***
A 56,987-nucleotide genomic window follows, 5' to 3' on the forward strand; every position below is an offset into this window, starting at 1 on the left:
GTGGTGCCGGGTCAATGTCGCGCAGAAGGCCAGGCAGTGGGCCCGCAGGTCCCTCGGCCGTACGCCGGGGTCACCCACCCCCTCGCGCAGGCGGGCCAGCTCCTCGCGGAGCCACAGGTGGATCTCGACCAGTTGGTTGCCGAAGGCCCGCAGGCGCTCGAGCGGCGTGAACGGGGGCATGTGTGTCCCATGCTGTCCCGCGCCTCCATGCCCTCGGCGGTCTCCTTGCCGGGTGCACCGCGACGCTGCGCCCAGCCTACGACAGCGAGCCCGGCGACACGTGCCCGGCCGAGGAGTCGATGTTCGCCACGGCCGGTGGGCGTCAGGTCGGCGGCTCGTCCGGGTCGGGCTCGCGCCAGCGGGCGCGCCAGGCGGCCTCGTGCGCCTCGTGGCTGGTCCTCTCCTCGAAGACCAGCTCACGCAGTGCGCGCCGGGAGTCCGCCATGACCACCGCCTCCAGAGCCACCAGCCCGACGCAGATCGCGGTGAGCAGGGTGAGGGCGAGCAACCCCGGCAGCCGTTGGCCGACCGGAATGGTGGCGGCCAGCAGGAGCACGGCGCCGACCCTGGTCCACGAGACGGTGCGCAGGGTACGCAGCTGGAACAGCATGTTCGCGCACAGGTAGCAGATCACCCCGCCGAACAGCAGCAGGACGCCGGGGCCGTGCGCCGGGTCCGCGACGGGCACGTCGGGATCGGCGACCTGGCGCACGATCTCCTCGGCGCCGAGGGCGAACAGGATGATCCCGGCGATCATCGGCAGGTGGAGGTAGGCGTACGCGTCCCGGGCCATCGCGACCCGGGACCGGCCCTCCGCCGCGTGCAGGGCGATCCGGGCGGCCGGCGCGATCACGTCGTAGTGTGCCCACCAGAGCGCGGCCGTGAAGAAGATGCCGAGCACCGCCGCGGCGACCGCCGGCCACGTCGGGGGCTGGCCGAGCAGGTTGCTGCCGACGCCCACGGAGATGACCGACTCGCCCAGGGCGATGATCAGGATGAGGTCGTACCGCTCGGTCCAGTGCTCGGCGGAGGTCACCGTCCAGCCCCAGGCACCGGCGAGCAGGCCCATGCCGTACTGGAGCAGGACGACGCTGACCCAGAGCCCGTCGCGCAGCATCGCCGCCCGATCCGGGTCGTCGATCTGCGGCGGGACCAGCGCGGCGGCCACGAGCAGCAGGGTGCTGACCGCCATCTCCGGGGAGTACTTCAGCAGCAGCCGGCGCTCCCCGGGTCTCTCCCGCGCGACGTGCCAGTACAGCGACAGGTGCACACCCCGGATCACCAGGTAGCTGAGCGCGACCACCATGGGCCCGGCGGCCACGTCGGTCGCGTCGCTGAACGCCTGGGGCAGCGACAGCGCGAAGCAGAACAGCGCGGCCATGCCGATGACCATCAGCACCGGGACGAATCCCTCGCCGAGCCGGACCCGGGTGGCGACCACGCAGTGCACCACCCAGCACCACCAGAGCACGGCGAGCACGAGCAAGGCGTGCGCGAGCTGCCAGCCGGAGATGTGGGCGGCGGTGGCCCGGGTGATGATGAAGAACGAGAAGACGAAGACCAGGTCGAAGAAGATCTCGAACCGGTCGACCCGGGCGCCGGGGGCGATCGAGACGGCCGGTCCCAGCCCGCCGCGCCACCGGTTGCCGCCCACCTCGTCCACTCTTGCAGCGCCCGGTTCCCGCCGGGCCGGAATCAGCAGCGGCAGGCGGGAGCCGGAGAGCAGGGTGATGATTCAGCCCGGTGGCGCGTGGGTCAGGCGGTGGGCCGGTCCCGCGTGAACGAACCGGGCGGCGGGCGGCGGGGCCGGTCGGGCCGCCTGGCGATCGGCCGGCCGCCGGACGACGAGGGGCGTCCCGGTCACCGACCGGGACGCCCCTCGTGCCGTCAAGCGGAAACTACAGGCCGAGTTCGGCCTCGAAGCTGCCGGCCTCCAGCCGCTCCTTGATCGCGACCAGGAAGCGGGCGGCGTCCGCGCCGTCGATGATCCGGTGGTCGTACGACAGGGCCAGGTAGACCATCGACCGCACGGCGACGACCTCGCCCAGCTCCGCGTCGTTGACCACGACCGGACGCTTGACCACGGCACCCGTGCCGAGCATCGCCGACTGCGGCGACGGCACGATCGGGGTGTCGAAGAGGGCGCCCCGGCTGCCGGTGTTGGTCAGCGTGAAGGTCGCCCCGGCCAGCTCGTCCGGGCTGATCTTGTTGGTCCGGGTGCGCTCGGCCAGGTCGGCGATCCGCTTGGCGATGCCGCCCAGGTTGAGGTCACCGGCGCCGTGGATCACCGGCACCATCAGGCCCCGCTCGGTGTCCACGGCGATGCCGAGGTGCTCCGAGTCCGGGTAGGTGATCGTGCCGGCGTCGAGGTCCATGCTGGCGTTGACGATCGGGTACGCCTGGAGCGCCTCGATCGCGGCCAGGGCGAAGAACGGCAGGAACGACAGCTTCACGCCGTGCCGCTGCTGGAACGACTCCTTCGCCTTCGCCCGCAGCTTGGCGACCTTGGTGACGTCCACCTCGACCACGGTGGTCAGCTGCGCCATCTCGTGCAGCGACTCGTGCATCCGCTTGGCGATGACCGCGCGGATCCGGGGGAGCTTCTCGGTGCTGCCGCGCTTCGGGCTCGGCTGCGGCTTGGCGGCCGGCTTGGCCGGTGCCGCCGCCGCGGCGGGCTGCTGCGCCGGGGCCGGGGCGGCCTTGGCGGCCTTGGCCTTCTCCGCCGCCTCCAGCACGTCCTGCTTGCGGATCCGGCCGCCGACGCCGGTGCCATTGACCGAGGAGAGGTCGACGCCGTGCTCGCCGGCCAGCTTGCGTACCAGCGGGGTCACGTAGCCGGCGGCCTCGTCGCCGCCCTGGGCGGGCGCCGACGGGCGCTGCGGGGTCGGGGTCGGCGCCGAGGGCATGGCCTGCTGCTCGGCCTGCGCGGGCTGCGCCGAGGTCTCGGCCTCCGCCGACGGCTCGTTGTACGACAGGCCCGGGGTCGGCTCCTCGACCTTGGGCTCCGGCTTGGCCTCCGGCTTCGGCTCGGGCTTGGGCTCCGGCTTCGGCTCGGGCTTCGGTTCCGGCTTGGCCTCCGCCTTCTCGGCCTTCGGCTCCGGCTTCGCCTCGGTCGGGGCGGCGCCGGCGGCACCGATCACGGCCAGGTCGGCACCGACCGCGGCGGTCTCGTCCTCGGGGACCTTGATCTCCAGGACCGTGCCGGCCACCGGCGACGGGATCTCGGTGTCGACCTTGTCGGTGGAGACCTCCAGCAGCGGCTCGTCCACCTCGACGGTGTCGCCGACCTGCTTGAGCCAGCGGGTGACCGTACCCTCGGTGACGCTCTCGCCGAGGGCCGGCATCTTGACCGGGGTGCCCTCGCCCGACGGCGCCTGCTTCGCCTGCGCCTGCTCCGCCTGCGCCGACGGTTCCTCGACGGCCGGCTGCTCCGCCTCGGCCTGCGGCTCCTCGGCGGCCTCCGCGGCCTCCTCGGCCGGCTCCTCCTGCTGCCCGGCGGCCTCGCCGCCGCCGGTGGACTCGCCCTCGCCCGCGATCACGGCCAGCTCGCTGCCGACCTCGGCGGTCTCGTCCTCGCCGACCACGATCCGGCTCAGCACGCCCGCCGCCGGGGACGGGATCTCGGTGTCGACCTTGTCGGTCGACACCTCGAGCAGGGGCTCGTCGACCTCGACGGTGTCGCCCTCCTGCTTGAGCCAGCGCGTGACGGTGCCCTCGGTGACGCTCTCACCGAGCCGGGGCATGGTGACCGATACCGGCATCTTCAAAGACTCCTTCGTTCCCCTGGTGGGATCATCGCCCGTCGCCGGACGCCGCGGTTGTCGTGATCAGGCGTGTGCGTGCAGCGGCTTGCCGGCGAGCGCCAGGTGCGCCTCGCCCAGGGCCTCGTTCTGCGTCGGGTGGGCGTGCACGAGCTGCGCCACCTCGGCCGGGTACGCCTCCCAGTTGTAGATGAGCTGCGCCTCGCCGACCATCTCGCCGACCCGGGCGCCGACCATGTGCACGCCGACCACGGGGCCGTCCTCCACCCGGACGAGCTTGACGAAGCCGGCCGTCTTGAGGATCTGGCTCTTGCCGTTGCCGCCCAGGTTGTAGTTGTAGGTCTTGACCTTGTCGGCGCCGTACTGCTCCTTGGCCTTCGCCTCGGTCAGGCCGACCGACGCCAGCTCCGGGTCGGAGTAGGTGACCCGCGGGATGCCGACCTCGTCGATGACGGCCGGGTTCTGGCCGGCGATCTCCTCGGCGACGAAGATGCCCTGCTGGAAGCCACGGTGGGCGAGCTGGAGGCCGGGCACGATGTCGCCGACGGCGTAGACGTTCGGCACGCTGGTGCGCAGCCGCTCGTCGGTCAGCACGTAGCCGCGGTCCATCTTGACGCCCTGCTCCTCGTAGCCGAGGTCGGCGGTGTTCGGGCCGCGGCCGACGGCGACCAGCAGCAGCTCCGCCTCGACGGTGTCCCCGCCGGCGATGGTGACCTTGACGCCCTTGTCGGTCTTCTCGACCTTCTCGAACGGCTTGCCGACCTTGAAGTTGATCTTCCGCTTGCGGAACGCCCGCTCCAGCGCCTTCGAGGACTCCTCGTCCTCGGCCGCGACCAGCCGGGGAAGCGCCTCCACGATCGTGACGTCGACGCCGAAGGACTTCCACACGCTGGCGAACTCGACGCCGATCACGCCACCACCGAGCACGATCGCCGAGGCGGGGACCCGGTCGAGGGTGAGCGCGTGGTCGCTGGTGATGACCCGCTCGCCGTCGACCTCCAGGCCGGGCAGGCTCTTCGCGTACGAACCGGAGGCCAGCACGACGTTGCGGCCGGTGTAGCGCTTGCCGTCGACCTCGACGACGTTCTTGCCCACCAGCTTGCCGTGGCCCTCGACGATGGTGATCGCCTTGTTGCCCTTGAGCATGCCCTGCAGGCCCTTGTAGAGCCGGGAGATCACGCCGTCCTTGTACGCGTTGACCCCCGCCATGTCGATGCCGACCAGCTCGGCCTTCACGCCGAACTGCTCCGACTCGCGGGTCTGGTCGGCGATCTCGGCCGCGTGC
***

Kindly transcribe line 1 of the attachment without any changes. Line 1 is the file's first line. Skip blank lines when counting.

A 56,987-nucleotide genomic window follows, 5' to 3' on the forward strand; every position below is an offset into this window, starting at 1 on the left: